In this sense, the bill could be described as “facilitating accountability for crimes committed in Syria,” according to Hokan, who at the same time stressed that this was “not the desired legislative measure.”
“What we are seeking is the amendment of the French Criminal Code to allow the start of an investigation, even in the absence of a suspect, based on universal jurisdiction,” Hokan recommended. He considered that the most important thing is to “remedy the legal effects resulting from the decision of the Court of Cassation in relation to lack of jurisdiction in the case of Abdul Hamid Shaaban.”
Two contradictory decisions
The French Court of Cassation’s decision was issued in the case of the accused Shaaban, 32, whom the Public Prosecutor in Paris opened a judicial investigation against, in February 2019, on charges of committing acts of torture and crimes against humanity in Syria between March 2011 and August 2013.
As an outcome of the investigation, Shaaban was formally charged with complicity in crimes against humanity and pre-trial detention.
Shaaban’s defense attorney requested the release of his client under the pretext of lack of evidence, in addition to the claim that French courts do not have the authority to conduct the trial, as Syrian law does not acknowledge the crimes attributed to the accused.
The Investigation Chamber of the Paris Court of Appeal dismissed the appeal for lack of jurisdiction that was presented by the defense counsel, confirming that the French judiciary is competent to try Shaaban and all perpetrators in similar cases. Although there is no explicit reference to crimes against humanity in Syrian law, it nevertheless illegalizes crimes that are the basic components of crimes against humanity, such as murder, torture, barbaric acts, and unlawful deprivation of personal liberty, under articles 534, 326, and 555 of the Syrian Penal Code.
However, the Court of Cassation, which is the highest court in the French judicial system, considers that fundamental international crimes should be explicitly mentioned in a legislative provision of the Syrian Penal Code.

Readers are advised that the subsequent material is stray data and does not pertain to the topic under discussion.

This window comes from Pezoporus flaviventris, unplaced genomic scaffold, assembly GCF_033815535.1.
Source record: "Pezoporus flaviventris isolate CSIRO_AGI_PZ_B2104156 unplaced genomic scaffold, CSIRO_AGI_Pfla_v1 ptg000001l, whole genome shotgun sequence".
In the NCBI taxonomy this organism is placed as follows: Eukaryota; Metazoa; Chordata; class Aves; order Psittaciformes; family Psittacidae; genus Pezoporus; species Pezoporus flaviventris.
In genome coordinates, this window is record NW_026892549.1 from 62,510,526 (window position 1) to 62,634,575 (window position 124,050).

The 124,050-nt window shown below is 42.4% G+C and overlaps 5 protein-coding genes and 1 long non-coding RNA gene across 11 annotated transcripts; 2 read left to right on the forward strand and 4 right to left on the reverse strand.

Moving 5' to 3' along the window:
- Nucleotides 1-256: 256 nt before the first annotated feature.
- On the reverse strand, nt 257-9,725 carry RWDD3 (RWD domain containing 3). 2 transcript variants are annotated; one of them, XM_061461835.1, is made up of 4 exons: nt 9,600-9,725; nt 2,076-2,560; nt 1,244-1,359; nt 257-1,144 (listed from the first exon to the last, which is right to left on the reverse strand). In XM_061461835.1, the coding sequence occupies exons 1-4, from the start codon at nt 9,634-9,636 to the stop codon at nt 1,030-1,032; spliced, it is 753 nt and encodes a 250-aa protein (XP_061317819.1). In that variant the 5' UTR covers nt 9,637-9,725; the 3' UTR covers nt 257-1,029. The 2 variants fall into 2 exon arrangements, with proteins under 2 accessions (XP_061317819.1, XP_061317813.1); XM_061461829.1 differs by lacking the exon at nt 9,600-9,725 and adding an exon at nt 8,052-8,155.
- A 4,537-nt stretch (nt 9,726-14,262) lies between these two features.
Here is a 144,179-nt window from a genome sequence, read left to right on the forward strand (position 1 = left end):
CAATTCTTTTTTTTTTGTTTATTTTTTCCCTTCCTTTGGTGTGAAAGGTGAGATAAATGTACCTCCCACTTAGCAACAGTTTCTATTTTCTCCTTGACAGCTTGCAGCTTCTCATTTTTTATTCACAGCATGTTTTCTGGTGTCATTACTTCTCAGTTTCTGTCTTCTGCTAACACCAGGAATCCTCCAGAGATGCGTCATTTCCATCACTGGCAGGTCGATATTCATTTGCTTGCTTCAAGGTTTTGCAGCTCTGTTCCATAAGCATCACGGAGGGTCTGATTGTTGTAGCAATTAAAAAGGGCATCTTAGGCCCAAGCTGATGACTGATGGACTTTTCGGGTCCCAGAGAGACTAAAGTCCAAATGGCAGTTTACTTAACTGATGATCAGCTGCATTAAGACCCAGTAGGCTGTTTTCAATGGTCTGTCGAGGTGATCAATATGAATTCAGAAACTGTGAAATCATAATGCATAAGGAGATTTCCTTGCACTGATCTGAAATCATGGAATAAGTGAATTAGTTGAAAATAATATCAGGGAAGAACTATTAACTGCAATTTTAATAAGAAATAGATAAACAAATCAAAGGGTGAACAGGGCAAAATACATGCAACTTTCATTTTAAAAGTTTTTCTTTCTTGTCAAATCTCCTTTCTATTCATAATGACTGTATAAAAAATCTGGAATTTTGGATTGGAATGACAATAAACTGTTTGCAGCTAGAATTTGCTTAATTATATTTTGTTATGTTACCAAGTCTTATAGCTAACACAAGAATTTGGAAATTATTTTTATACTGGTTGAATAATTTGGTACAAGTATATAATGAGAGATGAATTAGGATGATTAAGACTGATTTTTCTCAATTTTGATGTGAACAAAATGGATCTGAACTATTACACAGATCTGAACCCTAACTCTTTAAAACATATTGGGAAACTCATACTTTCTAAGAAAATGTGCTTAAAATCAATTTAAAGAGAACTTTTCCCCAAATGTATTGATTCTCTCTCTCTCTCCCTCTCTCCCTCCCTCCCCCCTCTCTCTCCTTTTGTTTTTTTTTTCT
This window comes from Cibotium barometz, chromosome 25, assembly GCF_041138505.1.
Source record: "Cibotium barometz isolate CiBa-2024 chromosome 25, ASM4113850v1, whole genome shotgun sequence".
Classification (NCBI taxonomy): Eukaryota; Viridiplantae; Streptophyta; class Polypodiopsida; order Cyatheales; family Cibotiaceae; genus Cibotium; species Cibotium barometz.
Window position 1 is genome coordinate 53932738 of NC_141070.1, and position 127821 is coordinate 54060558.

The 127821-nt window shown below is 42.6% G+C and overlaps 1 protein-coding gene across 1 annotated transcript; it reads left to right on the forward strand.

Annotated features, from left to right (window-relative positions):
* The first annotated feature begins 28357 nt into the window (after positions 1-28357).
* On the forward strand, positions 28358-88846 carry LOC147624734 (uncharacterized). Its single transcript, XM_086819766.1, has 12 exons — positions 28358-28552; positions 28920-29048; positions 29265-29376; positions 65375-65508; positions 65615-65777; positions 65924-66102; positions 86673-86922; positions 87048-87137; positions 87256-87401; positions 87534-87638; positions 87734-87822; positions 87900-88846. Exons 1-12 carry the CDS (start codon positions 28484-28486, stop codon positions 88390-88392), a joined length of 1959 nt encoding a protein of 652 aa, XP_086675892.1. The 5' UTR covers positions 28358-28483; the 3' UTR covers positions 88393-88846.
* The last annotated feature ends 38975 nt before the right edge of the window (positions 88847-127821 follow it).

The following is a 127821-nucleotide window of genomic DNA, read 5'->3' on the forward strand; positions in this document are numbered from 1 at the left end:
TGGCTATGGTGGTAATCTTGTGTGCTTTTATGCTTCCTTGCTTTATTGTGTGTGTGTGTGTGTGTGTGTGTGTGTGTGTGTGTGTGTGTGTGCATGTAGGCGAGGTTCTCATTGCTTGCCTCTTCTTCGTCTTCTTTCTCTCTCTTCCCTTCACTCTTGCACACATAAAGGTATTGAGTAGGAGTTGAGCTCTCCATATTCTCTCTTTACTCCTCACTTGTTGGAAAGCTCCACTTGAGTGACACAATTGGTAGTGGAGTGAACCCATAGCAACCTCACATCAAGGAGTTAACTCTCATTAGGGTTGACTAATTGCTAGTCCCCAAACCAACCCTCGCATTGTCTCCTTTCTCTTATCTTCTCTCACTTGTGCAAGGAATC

In the wake of this decision, 11 international human rights organizations sent a letter to the French President, Emmanuel Macron, demanding that France “not be a land of impunity for Syrian scourgers” and that the perpetrators of violations in Syria be held accountable.
Lawyer Tariq Hokan says that “the French judiciary is now looking into more than 40 cases related to holding perpetrators of grave crimes accountable in Syria”. He adds that some of these cases are based on universal jurisdiction when the conditions for its activation are met, especially the one related to the suspect’s presence in France.
Most notable of these cases is the case of Majdi Ne’ma (also known as Islam Alloush), a former spokesman for the Islam Army (Jaysh al-Islam) group, which is an armed faction that is accused of “systematic international crimes” against civilians who lived under its rule from 2013 to 2018. This was confirmed by the Syrian Center for Media and Freedom of Expression, which filed a complaint on 26 June 2019 against the Islam Army for the crimes it committed in the eastern Ghouta of Damascus, along with the families of the victims in these cases.
The other part of the cases before the French judiciary is based on extended jurisdiction, Hokan said.
Extended jurisdiction means that the crime takes place outside French territory, but one of the parties to the case (the victim or the perpetrator) holds French citizenship; this was the case for the two French citizens of Syrian origins, Mazen and Patrick Abdulkader al-Dabbagh, who were arrested by the Air Force Intelligence Directorate in Syria in 2013, and then disappeared before the family learned of their deaths under torture.
In the context of investigating the case of the al-Dabbagh family, as it has been called, an international arrest warrant was issued for three officials of the Syrian regime’s intelligence services, most notably the head of the National Security Office, Ali Mamlouk, for complicity in war crimes.
The extended jurisdiction also includes the suit concerning the Syrian regime forces’ shelling of the media center in the Baba Amr district of the Homs governorate in central Syria. That military attack murdered French photographer Rémi Ochlik on 22 February 2012, along with the American journalist for the British Sunday Times newspaper, Marie Colvin.
There are files considered by the French courts on the basis of extended jurisdiction because the suspect, or one of the suspects, holds French citizenship. This was actually the case of the lawsuit against the Lafarge cement company and the one against the French businessman of Syrian origins, Salah Habib, who was arrested by the French authorities on 27 December 2021 on charges of providing the Syrian regime with materials to manufacture chemical weapons through a shipping company owned by him, which has been subject to US sanctions since 2016.